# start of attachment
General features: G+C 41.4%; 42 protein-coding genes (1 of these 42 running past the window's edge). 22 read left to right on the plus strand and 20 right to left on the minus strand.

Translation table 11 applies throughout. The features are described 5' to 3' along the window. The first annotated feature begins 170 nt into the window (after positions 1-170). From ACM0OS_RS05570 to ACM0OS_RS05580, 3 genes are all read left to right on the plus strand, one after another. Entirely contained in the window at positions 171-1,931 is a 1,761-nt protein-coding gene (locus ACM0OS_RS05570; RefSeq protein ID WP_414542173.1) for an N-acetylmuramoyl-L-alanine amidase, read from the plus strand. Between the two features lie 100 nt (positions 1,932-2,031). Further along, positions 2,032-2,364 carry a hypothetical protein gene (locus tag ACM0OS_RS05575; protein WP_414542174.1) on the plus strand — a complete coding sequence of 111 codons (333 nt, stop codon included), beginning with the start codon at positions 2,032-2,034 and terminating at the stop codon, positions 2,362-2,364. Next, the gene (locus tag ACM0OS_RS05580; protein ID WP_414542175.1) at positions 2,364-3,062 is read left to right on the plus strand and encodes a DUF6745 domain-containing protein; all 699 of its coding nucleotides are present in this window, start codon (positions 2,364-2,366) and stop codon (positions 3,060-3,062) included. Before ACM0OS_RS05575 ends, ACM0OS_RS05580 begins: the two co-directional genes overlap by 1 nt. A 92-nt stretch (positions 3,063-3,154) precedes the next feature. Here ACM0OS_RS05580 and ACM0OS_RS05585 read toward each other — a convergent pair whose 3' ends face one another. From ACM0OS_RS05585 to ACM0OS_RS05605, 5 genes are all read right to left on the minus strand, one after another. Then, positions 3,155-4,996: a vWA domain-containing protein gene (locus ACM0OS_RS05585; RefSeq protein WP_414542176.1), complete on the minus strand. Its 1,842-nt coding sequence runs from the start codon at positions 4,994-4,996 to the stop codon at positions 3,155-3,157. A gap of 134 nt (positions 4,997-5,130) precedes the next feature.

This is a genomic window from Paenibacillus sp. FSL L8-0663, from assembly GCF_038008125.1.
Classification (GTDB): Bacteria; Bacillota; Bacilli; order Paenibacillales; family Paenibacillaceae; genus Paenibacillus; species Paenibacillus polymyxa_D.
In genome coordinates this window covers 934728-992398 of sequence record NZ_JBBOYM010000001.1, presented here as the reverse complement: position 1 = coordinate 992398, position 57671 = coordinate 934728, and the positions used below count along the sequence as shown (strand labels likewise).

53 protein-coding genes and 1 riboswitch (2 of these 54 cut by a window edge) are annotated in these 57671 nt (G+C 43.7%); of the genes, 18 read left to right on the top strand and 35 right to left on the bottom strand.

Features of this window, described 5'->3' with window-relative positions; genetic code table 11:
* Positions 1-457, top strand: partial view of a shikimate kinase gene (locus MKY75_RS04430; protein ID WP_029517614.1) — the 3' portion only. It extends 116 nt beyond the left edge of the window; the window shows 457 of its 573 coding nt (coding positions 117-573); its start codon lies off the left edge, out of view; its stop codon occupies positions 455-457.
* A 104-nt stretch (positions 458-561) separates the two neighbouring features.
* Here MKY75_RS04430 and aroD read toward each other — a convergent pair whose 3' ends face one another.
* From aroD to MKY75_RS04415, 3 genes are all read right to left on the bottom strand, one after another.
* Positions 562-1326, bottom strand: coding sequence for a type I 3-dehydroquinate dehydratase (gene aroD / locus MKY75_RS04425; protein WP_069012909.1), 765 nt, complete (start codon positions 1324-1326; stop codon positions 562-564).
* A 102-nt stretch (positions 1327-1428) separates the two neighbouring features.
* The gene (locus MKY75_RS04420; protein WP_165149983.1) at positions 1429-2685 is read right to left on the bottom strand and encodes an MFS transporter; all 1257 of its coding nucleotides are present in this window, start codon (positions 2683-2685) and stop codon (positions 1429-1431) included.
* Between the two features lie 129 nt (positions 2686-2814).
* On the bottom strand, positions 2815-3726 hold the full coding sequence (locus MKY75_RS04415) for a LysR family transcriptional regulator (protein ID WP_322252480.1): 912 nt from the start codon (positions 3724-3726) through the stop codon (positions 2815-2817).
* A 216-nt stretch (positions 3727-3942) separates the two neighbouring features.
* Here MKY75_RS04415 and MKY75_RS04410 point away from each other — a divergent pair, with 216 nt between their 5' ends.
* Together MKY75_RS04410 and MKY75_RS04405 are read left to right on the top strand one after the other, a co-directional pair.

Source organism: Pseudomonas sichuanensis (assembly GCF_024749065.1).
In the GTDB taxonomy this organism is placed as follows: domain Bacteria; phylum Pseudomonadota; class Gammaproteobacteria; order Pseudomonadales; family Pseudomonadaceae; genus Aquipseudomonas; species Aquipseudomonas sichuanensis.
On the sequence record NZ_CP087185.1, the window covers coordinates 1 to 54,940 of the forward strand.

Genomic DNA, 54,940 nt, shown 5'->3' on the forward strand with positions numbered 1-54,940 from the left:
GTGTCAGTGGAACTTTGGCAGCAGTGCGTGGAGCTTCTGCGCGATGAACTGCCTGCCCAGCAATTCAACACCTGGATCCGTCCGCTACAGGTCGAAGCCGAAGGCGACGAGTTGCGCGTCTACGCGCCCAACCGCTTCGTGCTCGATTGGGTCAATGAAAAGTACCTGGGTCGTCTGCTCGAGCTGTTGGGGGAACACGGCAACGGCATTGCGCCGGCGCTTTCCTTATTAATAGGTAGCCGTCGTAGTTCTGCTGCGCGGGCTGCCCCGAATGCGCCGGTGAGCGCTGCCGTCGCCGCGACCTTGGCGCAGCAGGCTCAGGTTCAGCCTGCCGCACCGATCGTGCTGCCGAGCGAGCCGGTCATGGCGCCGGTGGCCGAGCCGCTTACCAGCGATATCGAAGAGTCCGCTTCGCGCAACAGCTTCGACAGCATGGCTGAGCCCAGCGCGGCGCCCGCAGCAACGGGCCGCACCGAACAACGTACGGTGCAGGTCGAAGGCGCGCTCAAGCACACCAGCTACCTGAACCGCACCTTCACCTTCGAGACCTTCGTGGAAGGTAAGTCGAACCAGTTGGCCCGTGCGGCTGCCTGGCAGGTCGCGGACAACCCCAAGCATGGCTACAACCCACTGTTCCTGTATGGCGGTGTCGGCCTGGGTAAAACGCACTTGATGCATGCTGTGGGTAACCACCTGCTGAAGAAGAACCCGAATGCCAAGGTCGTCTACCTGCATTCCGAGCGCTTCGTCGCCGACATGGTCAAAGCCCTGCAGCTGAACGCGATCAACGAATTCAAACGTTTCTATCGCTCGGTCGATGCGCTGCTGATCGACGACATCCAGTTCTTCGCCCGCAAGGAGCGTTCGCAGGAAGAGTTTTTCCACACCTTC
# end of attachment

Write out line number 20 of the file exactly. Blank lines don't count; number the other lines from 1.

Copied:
Source organism: Pseudomonas sichuanensis (assembly GCF_024749065.1).